After three days of Israeli attacks on the Palestinian population of Gaza, the British government has signalled that it is prepared to give Israel the green light to continue escalating its military operations still further. In his official statement on the crisis on 15 November 2012, UK foreign secretary William Hague refused to condemn Israel's bombardment of the civilian population of Gaza, instead ascribing principal responsibility for the killings to the Palestinians themselves. Speaking on BBC Radio 4's Today programme the following morning, Hague said: "The thing that would bring this most quickly to an end would be for Hamas to stop launching rockets at Israel."
In all his statements, Hague has failed to mention Israel's continued siege of Gaza since June 2007 - a siege that has turned one of the world's most densely populated areas into a "prison camp", according to Hague's own boss, British prime minister David Cameron. According to United Nations Office for the Coordination of Humanitarian Affairs in the Occupied Palestinian Territories, this siege has left 34% of Gaza's workforce, including over half its youth, unemployed and 44% of Gazans food insecure with 85% of schools running double shifts. A severe fuel and electricity shortage results in outages of up to 12 hours a day and some 90 million litres of untreated and partially treated sewage are dumped in the sea each day.
The foreign secretary's position however, is consistent with ongoing British government policies towards Israel's violations of international law and Palestinian human rights. In fact, Israel's latest military attack is only made possible through the continued financial, military and diplomatic support Israel receives from Western states. During Israel's invasion of Gaza in 2008/09, the UN special rapporteur Richard Falk challenged "those countries that have been and remain complicit, either directly or indirectly, in Israel's violations of international law. That complicity includes those countries knowingly providing the military equipment including warplanes and missiles used in these illegal attacks."
Disregarding such challenges and abundant evidence in UN resolutions and reports by international human rights organizations of Israel's unlawful use of force and weapons resulting in human rights violations, including collective punishment, the British government continues its cooperation with Israel's army and military industry. In a parliamentary statement on 21 April 2009, the British foreign secretary at the time David Miliband revealed that components supplied by Britain were "almost certainly" used by Israel in its military Operation Cast Lead. He cited F16 combat aircraft, Apache attack helicopters, Saar-Class corvettes and armoured personnel carriers. The British government went on to announce that it would be reviewing arms sales to Israel in light of the atrocities committed in Gaza. Despite this, the British government licensed arms exports to Israel between 2008 and 2012 amounting to £130 million. By continuing to sell arms to Israel, the British government is giving direct material support for Israel's aggression and sending a clear message of approval for its actions.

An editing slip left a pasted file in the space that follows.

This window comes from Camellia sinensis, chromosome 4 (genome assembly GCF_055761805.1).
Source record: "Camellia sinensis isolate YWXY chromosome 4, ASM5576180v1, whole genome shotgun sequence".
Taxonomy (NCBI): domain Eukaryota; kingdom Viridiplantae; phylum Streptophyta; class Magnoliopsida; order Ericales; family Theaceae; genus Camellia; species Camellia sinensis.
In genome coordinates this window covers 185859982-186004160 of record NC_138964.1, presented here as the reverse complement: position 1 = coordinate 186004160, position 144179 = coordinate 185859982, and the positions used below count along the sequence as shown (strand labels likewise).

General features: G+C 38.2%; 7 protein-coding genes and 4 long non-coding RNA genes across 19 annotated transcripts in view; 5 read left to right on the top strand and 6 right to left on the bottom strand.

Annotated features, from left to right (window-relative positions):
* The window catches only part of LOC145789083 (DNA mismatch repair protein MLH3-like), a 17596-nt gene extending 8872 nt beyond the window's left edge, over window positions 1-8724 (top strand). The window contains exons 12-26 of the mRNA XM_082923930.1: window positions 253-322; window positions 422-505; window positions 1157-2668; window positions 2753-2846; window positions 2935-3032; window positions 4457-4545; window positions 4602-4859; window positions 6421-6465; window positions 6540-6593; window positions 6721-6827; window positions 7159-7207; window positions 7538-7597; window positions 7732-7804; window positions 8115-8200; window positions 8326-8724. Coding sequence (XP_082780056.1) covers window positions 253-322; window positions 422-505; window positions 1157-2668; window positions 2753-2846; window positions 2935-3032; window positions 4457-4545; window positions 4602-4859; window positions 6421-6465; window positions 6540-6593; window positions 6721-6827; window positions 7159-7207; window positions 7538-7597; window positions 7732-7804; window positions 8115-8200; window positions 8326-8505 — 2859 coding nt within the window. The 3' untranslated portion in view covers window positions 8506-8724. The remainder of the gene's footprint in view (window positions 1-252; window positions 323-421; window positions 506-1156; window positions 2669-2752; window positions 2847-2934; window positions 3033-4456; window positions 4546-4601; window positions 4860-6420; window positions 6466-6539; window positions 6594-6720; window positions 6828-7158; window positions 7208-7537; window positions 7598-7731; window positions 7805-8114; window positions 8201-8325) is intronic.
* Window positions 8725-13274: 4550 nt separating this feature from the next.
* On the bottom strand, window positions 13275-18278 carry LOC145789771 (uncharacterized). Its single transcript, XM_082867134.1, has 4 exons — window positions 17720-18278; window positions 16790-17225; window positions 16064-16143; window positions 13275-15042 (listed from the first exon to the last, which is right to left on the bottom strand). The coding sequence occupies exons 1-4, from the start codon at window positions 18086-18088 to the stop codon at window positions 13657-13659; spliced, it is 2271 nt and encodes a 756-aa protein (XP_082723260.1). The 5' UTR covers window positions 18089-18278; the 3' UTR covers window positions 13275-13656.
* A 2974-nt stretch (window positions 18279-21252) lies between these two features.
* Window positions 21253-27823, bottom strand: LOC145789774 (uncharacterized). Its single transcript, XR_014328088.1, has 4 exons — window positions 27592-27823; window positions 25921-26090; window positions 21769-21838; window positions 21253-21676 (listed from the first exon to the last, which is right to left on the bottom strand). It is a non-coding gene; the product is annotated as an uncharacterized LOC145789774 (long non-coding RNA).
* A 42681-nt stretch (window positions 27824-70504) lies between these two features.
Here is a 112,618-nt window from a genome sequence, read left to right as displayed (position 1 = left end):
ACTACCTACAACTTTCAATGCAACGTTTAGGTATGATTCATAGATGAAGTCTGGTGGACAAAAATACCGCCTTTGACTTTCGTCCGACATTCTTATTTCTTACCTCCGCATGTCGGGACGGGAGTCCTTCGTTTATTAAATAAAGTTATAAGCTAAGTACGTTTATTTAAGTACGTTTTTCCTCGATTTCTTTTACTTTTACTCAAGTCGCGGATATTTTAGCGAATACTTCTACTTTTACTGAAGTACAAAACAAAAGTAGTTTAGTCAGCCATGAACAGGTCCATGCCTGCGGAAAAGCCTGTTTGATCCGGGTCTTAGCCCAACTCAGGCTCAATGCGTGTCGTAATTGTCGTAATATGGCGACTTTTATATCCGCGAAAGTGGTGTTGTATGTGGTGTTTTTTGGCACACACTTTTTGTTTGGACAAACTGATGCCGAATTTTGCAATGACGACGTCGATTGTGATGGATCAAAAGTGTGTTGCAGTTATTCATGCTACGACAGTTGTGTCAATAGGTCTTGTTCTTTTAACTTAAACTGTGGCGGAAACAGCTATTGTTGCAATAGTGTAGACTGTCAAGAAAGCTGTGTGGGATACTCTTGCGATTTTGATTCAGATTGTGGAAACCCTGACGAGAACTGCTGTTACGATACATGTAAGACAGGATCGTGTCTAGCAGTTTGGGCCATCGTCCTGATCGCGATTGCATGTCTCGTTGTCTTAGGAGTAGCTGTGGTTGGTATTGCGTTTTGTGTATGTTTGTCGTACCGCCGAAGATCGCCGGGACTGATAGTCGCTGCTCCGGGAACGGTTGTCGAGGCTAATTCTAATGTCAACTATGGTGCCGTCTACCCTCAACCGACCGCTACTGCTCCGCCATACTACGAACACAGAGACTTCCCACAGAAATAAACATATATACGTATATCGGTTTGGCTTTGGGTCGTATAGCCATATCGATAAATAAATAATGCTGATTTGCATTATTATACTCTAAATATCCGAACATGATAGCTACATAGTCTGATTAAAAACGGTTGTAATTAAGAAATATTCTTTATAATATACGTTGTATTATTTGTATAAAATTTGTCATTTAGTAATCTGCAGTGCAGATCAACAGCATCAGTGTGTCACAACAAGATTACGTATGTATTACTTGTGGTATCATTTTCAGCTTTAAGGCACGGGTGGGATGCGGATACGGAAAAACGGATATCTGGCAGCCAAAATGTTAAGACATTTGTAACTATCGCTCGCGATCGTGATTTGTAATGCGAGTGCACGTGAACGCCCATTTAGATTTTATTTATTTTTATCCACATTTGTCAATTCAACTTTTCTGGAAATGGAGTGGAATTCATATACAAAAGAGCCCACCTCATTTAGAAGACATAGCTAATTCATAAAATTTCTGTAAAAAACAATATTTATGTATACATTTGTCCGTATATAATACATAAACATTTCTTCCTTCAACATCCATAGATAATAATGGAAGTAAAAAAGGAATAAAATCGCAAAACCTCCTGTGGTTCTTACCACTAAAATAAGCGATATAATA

This arms trade is not only one way of course. Israel takes advantage of its armed conflicts and military assaults for 'field-testing' its weapons and doctrines of warfare against Palestinians. Israeli companies will often boast their comparative advantage in the global arms market due to their extensive 'testing' in 'real life' situations. In 2010, approximately 80% of Israel's military production output was exported, and exports by Israeli arms companies totalled £4.4 billion. Such exports, tested on the civilian Palestinian populations of the West Bank and Gaza Strip are imported and integrated into the British armed forces. For example, the British army has awarded Elbit, one of the companies contracted to provide surveillance equipment for the West Bank apartheid wall, and its partner company Thales UK a contract worth over US$1 billion for the development of the Watchkeeper, the next generation of unmanned aerial vehicles (drones). Elbit was also awarded through its British subsidiary U-TacS, a 344.5 million contract to provide Intelligence, Surveillance, Target Acquisition and Reconnaissance (ISTAR) support capability for the UK armed forces operating in Afghanistan. Israel's international military trade relations work to bankroll and entrench its continued violence, militarism and expansionism.
Considering Israel's continued violations of international law and Palestinian human rights, our response to this latest round of military aggression must be to intensify efforts for an effective and credible arms embargo operating in both directions between the British and Israeli governments. As the British government has actively supported the continued subjugation of the Palestinian people by providing Israel with the military means to enforce and entrench its increasingly brutal occupation, those who want to see a lasting peace based on justice for the Palestinian people must campaign to end the military, economic and diplomatic support Israel continues to receive. The Boycott, Divestment and Sanctions movement is an effective campaign to hold Israel and its allies to account. Please join us in that movement and help to address the root cause of the ongoing crisis in Gaza: Israel's illegal occupation and continued dispossession of the Palestinian people.